1978, The Rolling Stones started a two-week run at No.1 on the US album chart with Some Girls the group’s seventh US No.1 album. It was a commerical and critical success, with many saying it was their best since 1972’s classic Exile on Main Street. The cover was designed by Peter Corriston, and featured The Rolling Stones in garish drag alongside select female celebrities and lingerie ads. The cover immediately ran into legal trouble when Lucille Ball, Farrah Fawcett, Liza Minnelli (representing her mother Judy Garland), Raquel Welch, and the estate of Marilyn Monroe all threatened legal action for the use of their images without permission. The album was then re-issued with a cover that removed all celebrity images. Below is the re-issued cover.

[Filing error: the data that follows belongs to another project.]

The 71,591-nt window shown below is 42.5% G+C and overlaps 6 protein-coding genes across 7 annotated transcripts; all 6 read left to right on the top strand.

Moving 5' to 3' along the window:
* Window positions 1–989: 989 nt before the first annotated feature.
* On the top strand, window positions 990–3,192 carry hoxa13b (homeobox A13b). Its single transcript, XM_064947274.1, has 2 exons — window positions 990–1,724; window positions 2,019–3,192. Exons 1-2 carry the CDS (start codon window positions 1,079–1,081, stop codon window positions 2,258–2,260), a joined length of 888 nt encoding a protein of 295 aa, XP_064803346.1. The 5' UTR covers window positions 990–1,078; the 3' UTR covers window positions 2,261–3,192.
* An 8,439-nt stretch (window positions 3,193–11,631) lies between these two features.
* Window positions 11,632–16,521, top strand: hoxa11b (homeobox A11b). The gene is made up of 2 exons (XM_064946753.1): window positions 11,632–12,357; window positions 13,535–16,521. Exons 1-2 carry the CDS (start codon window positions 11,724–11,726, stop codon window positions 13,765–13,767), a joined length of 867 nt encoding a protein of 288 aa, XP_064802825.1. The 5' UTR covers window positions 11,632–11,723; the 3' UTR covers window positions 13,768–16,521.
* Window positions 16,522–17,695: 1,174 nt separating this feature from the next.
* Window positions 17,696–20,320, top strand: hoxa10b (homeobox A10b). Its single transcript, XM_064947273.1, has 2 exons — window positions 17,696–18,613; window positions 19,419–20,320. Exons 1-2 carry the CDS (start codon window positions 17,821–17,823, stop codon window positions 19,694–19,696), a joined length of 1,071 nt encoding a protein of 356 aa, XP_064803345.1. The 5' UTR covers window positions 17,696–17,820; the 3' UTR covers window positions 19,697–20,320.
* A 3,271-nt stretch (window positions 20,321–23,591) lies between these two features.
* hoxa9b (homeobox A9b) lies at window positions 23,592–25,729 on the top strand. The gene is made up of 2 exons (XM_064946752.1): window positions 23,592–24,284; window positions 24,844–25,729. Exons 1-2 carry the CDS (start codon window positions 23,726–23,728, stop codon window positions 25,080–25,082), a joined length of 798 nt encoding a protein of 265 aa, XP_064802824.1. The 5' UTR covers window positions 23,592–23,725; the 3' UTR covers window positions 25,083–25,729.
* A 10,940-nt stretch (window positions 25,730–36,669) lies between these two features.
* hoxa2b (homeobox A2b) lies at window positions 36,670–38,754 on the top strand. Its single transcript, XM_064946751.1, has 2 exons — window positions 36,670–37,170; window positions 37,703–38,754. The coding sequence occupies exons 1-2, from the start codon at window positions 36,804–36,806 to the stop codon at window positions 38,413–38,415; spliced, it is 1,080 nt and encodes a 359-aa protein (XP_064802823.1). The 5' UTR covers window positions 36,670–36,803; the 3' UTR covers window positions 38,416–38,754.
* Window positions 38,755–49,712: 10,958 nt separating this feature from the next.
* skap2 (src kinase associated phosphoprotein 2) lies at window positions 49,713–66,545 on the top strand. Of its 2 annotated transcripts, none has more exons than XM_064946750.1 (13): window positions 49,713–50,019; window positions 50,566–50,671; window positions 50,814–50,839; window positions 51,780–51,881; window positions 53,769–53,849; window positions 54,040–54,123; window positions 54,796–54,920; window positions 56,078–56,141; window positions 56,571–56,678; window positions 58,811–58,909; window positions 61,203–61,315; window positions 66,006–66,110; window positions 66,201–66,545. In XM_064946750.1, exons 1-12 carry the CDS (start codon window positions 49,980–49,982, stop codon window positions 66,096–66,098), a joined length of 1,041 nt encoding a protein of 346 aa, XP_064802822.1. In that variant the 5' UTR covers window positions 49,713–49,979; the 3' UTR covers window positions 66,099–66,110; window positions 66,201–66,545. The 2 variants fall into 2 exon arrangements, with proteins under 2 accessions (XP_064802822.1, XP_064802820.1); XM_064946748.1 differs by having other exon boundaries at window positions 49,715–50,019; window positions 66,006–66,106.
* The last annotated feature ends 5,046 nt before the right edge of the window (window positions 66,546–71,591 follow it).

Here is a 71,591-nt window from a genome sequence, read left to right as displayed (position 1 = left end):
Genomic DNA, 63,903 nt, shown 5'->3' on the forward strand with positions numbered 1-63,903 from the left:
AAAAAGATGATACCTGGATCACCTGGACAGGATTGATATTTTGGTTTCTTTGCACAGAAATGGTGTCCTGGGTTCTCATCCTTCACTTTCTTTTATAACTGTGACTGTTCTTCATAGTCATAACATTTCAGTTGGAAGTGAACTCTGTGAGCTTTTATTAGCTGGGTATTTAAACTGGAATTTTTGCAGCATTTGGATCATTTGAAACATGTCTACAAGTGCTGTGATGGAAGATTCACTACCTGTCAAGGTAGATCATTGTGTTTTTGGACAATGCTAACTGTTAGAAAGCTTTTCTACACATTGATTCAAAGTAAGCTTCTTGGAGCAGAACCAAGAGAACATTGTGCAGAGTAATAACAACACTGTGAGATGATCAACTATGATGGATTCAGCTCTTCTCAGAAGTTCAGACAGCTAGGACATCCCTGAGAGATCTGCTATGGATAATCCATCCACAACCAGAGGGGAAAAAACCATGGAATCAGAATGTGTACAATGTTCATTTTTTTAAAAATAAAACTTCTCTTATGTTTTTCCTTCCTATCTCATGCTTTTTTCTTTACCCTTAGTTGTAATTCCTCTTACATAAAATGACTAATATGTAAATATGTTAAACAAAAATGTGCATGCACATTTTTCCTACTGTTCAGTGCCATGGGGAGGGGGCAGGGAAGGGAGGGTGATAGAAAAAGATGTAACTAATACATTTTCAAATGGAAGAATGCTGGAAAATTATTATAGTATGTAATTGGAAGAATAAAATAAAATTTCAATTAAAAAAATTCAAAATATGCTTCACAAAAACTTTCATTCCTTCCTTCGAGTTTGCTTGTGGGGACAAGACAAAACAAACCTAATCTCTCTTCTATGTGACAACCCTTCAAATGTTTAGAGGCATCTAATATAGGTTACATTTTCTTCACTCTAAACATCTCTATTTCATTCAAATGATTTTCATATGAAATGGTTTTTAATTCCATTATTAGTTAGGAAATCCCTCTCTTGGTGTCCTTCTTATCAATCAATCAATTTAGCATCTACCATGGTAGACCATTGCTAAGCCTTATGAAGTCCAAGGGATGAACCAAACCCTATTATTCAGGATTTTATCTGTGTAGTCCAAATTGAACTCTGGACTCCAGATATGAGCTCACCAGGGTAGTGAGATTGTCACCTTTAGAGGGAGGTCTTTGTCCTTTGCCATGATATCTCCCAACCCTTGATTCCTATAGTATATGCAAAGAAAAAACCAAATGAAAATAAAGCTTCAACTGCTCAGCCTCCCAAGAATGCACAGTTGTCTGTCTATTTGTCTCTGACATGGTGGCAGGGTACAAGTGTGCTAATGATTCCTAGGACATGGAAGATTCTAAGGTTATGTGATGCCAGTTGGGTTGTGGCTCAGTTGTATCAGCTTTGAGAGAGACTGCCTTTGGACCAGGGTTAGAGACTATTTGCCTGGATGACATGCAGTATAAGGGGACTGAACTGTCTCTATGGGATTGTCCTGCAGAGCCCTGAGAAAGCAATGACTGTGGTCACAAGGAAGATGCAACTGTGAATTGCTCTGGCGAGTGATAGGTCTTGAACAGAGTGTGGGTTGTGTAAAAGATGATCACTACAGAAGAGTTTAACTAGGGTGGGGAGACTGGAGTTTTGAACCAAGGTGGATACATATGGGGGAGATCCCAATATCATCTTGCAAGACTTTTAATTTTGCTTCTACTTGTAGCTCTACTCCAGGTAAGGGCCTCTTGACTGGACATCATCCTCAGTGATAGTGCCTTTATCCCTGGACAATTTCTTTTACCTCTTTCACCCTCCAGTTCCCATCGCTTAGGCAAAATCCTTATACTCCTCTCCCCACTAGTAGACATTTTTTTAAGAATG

2007, Prince continues his unique independent streak (and thumbing his nose at the music industry and convention) by releasing his album Planet Earth as a ‘covermount’ in the UK Mail on Sunday newspaper, 10 days before it was to released to stores. The music industry was not pleased. Stephen Miron, the newspaper’s managing director, said: “No one has done this before. We have always given away CDs and DVDs, but this is just setting a new level.”
Sources: This Day in Music.com; Wikipedia